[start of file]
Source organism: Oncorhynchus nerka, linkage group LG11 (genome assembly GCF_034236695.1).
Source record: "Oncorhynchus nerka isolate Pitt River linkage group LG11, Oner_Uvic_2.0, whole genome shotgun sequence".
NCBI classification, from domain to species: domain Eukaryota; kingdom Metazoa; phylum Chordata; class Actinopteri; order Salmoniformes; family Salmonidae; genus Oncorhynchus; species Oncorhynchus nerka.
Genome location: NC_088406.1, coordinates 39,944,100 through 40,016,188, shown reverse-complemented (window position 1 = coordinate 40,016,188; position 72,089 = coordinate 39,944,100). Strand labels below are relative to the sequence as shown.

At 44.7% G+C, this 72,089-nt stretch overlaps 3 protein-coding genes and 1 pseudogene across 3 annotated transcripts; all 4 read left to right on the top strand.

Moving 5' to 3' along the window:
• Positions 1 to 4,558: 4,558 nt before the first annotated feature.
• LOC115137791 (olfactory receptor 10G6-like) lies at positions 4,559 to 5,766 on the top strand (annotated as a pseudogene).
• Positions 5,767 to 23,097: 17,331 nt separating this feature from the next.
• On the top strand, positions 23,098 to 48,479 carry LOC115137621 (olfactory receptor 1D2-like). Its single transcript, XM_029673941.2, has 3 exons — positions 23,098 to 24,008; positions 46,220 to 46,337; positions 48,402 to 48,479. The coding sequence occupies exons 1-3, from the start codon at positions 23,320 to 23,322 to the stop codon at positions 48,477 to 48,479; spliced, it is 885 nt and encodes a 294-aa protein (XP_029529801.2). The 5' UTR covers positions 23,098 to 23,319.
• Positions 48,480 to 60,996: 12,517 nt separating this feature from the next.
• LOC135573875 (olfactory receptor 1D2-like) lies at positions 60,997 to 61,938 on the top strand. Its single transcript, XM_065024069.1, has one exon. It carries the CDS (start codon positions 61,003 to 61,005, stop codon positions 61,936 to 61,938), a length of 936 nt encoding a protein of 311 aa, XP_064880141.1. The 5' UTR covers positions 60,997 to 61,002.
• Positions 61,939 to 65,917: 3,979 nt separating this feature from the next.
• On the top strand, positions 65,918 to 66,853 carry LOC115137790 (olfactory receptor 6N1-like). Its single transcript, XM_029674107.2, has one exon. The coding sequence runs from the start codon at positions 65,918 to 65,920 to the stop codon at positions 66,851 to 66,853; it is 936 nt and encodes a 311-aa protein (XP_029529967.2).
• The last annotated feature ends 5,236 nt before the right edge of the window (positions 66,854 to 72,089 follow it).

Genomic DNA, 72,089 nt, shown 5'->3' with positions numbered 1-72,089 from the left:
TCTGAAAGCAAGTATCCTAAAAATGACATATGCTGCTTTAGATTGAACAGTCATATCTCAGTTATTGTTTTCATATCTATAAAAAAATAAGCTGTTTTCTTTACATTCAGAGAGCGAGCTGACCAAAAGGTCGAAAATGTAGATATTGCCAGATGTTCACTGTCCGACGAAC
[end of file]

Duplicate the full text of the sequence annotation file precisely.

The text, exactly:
Source organism: Oncorhynchus nerka, linkage group LG11 (genome assembly GCF_034236695.1).
Source record: "Oncorhynchus nerka isolate Pitt River linkage group LG11, Oner_Uvic_2.0, whole genome shotgun sequence".
NCBI classification, from domain to species: domain Eukaryota; kingdom Metazoa; phylum Chordata; class Actinopteri; order Salmoniformes; family Salmonidae; genus Oncorhynchus; species Oncorhynchus nerka.
Genome location: NC_088406.1, coordinates 39,944,100 through 40,016,188, shown reverse-complemented (window position 1 = coordinate 40,016,188; position 72,089 = coordinate 39,944,100). Strand labels below are relative to the sequence as shown.

At 44.7% G+C, this 72,089-nt stretch overlaps 3 protein-coding genes and 1 pseudogene across 3 annotated transcripts; all 4 read left to right on the top strand.

Moving 5' to 3' along the window:
• Positions 1 to 4,558: 4,558 nt before the first annotated feature.
• LOC115137791 (olfactory receptor 10G6-like) lies at positions 4,559 to 5,766 on the top strand (annotated as a pseudogene).
• Positions 5,767 to 23,097: 17,331 nt separating this feature from the next.
• On the top strand, positions 23,098 to 48,479 carry LOC115137621 (olfactory receptor 1D2-like). Its single transcript, XM_029673941.2, has 3 exons — positions 23,098 to 24,008; positions 46,220 to 46,337; positions 48,402 to 48,479. The coding sequence occupies exons 1-3, from the start codon at positions 23,320 to 23,322 to the stop codon at positions 48,477 to 48,479; spliced, it is 885 nt and encodes a 294-aa protein (XP_029529801.2). The 5' UTR covers positions 23,098 to 23,319.
• Positions 48,480 to 60,996: 12,517 nt separating this feature from the next.
• LOC135573875 (olfactory receptor 1D2-like) lies at positions 60,997 to 61,938 on the top strand. Its single transcript, XM_065024069.1, has one exon. It carries the CDS (start codon positions 61,003 to 61,005, stop codon positions 61,936 to 61,938), a length of 936 nt encoding a protein of 311 aa, XP_064880141.1. The 5' UTR covers positions 60,997 to 61,002.
• Positions 61,939 to 65,917: 3,979 nt separating this feature from the next.
• On the top strand, positions 65,918 to 66,853 carry LOC115137790 (olfactory receptor 6N1-like). Its single transcript, XM_029674107.2, has one exon. The coding sequence runs from the start codon at positions 65,918 to 65,920 to the stop codon at positions 66,851 to 66,853; it is 936 nt and encodes a 311-aa protein (XP_029529967.2).
• The last annotated feature ends 5,236 nt before the right edge of the window (positions 66,854 to 72,089 follow it).

Genomic DNA, 72,089 nt, shown 5'->3' with positions numbered 1-72,089 from the left:
TCTGAAAGCAAGTATCCTAAAAATGACATATGCTGCTTTAGATTGAACAGTCATATCTCAGTTATTGTTTTCATATCTATAAAAAAATAAGCTGTTTTCTTTACATTCAGAGAGCGAGCTGACCAAAAGGTCGAAAATGTAGATATTGCCAGATGTTCACTGTCCGACGAAC